How Do Retroviruses Replicate? | Structure of Retrovirus | Human Immunodeficiency Virus (HIV)


Retrovirus is an enveloped RNA virus belonging to the viral family Retroviridae. It incorporates a copy of its RNA into the DNA of a host cell that it infects, thereby modifying the genome of that cell.

These viruses are known to be associated with tumor production in different animal species such as cats, fowl, and rodents. Thus, these viruses are also known as RNA tumor viruses.

Structure of a retrovirus

Retrovirus, also known as oncovirus, is an RNA virus that causes cancer in the host. It is enveloped and spherical with 100 nm in diameter. Retrovirus is a host-specific virus. The human immunodeficiency virus which causes acquired immune deficiency syndrome in humans is an example of a retrovirus.

The structure of the virus allows it to attach to the host, inject its genome and replicate by causing infection in the host cell. The main parts of the structure of a retrovirus are:

Structure of a retrovirus
Structure of a retrovirus. Diagram created in

1. RNA genome

Retrovirus is a positive single-stranded RNA virus. It stores the information for the synthesis of a special enzyme called reverse transcriptase.

2. Reverse transcriptase

It an enzyme produced by retrovirus only. Reverse transcriptase as the name indicates works opposite to transcriptase enzyme. It converts genetic information stored in RNA into a DNA molecule. The DNA formed is then integrated into the host genome and helps in the survival and replication of retrovirus.

3. Protein capsid

The genome of a retrovirus is protected by a protein covering called the capsid. It dissociates and helps in the fusion of viral particles with the host cell membrane.

4. Viral envelope

The viral envelope is taken from the host cell membrane during the budding process. It consists of glycoprotein and lipid molecules. 

It protects the nucleocapsid (RNA + capsid) from damages. It is also helpful in the entry and exit from the host cell. The envelope aids in the fusion of viral particles with the cell membrane of the host.

5. Envelope spikes

The spikes are made up of glycoproteins and help in the entry of the virus into the host cell. It binds with receptors, initiates conformational changes, and finally fusion with cell membrane takes place. 
For example, in the case of AIDS, HIV binds with CD4 receptors and helps in the fusion, and finally enters the genome into human T-lymphocytes.

How do retroviruses replicate?

Retrovirus is a spherical and enveloped virus. It infects host cells by binding to specific receptors. The unique feature of a retrovirus is the presence of reverse transcriptase enzyme in their nucleocapsid. Reverse transcriptase converts signal-stranded RNA into double-stranded DNA.

This DNA not only causes infection in the host cell but also transferred to the next generation as it becomes incorporated into the host genome. This is why retrovirus is also called a provirus. Provirus can reside in the host body undetected for months or even years before becoming active and causing infection.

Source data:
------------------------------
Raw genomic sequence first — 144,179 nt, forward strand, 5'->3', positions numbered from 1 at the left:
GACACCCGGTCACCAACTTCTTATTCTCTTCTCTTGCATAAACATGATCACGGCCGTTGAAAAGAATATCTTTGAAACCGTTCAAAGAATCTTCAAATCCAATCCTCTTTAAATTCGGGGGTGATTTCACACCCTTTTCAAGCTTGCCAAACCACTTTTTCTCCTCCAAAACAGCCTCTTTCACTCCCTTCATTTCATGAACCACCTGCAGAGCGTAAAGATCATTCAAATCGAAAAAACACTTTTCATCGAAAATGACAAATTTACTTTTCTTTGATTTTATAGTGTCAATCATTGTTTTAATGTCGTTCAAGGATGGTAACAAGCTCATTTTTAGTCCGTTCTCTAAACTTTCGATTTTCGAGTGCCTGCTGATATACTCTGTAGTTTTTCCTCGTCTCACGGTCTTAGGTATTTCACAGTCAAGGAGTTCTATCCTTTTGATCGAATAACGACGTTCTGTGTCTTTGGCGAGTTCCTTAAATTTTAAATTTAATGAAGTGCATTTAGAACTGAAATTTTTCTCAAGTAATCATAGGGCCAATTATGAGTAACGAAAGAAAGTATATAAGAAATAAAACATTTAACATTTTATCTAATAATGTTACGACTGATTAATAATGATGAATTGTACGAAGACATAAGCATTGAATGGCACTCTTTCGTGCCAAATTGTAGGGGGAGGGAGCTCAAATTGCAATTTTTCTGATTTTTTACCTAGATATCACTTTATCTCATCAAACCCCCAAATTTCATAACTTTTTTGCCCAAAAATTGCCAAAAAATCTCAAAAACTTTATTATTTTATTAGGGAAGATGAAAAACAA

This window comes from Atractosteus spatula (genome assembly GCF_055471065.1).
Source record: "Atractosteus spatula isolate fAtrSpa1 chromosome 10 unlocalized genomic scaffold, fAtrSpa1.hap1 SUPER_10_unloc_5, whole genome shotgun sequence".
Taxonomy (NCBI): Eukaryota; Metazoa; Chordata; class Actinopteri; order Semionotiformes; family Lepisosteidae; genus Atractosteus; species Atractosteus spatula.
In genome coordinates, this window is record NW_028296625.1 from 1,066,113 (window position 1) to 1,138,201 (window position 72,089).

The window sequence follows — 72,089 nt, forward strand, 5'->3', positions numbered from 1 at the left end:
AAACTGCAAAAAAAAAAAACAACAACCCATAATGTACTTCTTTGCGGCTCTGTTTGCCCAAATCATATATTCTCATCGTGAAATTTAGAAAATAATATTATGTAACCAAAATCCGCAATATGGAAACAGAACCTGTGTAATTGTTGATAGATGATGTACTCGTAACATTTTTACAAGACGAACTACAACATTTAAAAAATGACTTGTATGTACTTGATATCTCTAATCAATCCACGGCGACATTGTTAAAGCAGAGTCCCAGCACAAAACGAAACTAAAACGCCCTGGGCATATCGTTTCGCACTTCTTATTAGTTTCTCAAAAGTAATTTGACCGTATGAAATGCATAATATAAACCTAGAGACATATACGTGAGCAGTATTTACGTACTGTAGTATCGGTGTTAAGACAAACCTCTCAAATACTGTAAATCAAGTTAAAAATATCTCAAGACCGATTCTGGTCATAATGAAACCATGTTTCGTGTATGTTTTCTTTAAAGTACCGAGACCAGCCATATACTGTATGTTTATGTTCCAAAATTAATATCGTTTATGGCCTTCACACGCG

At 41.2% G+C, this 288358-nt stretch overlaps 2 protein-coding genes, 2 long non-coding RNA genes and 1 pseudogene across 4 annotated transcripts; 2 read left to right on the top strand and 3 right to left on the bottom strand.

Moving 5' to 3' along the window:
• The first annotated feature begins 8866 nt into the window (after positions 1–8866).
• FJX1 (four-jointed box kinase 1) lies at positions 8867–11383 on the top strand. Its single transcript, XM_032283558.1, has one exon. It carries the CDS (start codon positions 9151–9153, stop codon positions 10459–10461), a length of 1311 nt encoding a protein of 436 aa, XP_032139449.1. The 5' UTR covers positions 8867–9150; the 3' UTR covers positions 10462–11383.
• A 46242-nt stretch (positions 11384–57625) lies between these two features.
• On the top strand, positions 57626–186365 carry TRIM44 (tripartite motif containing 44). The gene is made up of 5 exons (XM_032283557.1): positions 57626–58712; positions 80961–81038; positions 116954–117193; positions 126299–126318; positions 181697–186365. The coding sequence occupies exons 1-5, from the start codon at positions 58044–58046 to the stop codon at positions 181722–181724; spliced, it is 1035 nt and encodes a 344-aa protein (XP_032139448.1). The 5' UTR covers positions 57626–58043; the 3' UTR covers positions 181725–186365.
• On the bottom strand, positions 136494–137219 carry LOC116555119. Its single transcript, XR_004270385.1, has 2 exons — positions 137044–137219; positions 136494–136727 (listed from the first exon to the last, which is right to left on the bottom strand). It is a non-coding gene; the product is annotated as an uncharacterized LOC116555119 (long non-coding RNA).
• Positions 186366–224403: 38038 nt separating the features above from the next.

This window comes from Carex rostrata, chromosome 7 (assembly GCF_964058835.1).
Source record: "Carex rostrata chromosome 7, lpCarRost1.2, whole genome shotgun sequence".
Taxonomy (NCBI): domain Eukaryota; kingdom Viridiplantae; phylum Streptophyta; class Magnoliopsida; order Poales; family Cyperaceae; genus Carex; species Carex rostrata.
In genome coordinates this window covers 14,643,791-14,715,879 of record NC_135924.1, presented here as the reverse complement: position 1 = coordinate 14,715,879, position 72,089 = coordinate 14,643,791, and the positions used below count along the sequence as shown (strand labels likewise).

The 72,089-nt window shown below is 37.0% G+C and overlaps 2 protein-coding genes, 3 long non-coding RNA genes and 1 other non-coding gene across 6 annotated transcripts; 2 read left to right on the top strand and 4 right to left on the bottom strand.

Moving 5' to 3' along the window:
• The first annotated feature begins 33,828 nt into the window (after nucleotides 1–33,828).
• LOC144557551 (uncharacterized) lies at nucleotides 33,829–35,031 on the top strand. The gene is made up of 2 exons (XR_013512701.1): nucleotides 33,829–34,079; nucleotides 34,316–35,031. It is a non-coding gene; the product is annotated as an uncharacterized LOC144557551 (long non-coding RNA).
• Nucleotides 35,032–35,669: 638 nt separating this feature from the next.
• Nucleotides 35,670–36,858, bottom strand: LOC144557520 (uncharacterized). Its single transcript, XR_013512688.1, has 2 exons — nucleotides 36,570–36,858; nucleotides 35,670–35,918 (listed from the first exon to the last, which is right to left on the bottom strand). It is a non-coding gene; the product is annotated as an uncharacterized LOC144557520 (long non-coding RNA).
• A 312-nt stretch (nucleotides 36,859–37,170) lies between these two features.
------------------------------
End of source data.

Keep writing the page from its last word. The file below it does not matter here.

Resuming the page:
Let’s take the example of Human Immunodeficiency Virus (HIV)  that causes Acquired immune deficiency syndrome (AIDS) to understand the process of replication of retrovirus.

Human Immunodeficiency Virus (HIV)

AIDS was first reported in the early 1980s in young males who were homosexual. The symptoms of this disease include severe pneumonia, weight loss, vascular cancer, loss of immune functions, and swollen lymph nodes. AIDS was also transferred from patients to healthy persons through blood transfusion. 

The virus causing AIDS was first identified in 1984 by a research team from Pasteur institute in France and the National Institute of Health in the USA. The human immunodeficiency virus (HIV), the causative agent of AIDS, infects helper T-lymphocytes and weakens the immune system. As the immune system fails, the infected person becomes vulnerable to other infections. HIV is host-specific and causes diseases only in humans.

The steps involved in the replication of HIV are as follow:

how do retrovirus replicate
Diagram created in

1. Attachment and fusion to the receptor site

The HIV attaches to cells having a CD4 receptor site on their surface. As HIV infects the immune system, so the cells it attaches are T-lymphocytes, macrophages, monocytes, and dendritic cells. CD4 receptors are involved in the sending of signals about the presence of antigens to the immune system. 

After the attachment to the CD4 receptor, HIV envelope fuses with the cell membrane of the host cell, thus allowing the entry of HIV capsid to the cell.

2. Reverse transcription and integration

After the entry into the cell, the reverse transcriptase uses viral RNA as a template and converts it into single-stranded DNA and then double-stranded DNA. The viral RNA is degraded and the proviral DNA then gains entry into the nucleus and integrated into the host genome.

The HIV after integration remains dormant and does not show any infection. This stage is called latency. It is difficult to detect infected cells at the latency stage.

3. Transcriton and translations

After receiving the signal to become active, the proviral DNA uses host RNA polymerase to produces HIV mRNA. The mRNA stores instructions to make new viral proteins and translated them into viral proteins.

4. Assembly and release

The viral proteins combine to form capsid around viral RNA and include reverse transcriptase molecules. After the assembly of the genome and capsid, new virus buds from the cell membrane taking the host cell membrane as an envelope in the process.

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